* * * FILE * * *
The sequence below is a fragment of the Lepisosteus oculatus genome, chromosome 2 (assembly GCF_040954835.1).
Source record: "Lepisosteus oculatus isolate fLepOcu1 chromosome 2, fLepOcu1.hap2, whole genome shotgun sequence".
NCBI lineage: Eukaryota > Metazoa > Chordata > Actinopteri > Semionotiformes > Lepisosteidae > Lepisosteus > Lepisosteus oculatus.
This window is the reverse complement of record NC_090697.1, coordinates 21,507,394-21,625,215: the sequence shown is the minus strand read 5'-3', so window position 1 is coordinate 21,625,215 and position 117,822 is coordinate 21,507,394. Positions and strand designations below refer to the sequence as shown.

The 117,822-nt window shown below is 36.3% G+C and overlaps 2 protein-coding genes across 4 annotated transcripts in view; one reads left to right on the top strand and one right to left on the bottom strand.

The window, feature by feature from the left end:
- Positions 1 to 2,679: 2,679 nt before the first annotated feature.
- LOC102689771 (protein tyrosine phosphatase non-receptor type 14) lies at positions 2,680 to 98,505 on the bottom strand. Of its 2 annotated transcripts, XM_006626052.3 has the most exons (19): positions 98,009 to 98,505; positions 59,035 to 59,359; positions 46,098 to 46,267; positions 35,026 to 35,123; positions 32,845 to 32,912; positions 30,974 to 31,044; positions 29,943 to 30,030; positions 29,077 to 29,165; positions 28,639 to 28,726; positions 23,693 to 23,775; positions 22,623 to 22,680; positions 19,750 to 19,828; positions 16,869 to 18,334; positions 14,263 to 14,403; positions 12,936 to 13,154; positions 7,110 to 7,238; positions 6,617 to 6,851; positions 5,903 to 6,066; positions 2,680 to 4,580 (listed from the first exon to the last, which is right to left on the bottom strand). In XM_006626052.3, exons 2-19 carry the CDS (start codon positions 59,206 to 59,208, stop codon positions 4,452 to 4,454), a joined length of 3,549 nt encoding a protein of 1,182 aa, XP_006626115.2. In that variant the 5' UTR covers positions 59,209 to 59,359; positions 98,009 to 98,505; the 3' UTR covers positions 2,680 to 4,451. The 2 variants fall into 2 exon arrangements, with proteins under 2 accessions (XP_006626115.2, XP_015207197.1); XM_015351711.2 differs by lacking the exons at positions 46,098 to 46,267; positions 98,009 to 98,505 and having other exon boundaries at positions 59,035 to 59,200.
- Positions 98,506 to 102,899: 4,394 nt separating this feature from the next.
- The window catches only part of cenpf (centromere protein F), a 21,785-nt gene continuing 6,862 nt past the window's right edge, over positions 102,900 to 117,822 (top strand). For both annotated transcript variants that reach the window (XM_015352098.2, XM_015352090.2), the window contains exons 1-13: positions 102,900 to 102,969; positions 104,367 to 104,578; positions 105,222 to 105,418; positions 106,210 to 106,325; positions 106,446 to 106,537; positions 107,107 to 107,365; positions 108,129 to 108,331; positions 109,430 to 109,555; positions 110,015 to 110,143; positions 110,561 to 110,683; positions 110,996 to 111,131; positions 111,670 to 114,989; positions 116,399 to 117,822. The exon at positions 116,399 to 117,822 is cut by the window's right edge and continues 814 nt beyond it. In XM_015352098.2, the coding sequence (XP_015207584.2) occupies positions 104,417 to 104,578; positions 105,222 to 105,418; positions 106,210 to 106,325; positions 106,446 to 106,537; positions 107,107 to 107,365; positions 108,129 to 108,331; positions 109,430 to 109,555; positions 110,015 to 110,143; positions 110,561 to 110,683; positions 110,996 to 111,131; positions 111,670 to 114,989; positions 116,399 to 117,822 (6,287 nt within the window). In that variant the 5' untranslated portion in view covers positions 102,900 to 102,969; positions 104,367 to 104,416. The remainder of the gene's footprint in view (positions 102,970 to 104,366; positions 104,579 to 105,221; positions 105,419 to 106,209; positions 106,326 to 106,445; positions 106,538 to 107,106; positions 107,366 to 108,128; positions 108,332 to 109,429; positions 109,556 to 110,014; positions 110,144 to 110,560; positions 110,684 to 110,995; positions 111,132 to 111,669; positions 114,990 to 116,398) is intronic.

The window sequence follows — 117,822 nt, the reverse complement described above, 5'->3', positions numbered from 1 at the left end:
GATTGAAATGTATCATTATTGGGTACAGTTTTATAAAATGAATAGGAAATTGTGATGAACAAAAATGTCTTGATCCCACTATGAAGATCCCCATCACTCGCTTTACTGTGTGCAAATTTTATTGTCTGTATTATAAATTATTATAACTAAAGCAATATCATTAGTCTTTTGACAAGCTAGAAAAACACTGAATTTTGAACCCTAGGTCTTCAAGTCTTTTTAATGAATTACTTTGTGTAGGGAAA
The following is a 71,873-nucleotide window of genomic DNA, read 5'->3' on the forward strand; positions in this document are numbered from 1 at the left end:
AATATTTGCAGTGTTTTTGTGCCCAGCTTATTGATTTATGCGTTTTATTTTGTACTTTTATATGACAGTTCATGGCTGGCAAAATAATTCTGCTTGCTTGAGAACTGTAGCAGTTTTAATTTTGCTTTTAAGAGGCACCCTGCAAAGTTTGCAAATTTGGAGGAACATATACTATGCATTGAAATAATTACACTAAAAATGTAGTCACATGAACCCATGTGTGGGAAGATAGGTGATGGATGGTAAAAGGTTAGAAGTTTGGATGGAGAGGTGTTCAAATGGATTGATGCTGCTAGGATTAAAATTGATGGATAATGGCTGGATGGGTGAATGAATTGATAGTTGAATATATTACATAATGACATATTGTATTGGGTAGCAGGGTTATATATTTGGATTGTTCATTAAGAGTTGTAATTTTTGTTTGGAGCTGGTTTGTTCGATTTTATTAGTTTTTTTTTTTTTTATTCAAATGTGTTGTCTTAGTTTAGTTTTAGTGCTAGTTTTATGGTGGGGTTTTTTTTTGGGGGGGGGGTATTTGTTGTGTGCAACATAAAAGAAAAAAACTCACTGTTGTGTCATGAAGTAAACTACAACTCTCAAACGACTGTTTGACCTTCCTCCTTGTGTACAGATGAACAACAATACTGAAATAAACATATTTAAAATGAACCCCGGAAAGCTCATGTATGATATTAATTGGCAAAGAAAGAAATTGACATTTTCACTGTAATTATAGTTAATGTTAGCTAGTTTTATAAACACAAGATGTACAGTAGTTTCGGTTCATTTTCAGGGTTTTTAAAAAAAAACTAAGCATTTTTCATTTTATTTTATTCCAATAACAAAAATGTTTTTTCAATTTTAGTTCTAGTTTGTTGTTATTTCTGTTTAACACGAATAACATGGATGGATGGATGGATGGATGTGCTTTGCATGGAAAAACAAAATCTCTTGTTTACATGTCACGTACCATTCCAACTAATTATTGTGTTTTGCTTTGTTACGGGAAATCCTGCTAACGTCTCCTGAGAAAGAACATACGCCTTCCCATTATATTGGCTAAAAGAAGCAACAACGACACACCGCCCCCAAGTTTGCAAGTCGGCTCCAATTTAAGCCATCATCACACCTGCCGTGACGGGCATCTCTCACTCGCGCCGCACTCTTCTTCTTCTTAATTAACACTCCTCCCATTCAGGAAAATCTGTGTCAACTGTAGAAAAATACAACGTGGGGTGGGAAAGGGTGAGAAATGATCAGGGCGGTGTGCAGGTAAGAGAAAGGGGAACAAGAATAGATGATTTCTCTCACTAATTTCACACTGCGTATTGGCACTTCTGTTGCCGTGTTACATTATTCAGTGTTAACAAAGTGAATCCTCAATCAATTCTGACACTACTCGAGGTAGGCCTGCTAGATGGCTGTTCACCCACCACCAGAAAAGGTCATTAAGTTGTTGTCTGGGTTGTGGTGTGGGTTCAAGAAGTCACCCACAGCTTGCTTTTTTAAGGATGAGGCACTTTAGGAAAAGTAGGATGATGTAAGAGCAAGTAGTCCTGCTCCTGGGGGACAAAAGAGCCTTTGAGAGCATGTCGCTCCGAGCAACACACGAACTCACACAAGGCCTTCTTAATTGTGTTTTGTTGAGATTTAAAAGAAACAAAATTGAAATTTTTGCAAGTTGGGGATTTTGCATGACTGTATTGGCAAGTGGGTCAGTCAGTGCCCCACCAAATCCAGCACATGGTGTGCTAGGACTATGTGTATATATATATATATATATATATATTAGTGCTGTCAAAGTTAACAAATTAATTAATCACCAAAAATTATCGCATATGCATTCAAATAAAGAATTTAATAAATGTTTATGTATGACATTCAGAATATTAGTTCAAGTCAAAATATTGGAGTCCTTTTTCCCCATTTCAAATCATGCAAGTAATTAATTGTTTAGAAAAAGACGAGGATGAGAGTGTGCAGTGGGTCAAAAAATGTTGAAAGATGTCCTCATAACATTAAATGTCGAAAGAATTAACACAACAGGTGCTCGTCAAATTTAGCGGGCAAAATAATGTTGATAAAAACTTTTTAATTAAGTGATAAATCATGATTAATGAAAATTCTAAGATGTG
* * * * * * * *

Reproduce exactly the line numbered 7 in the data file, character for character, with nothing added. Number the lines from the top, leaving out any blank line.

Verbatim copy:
- Positions 1 to 2,679: 2,679 nt before the first annotated feature.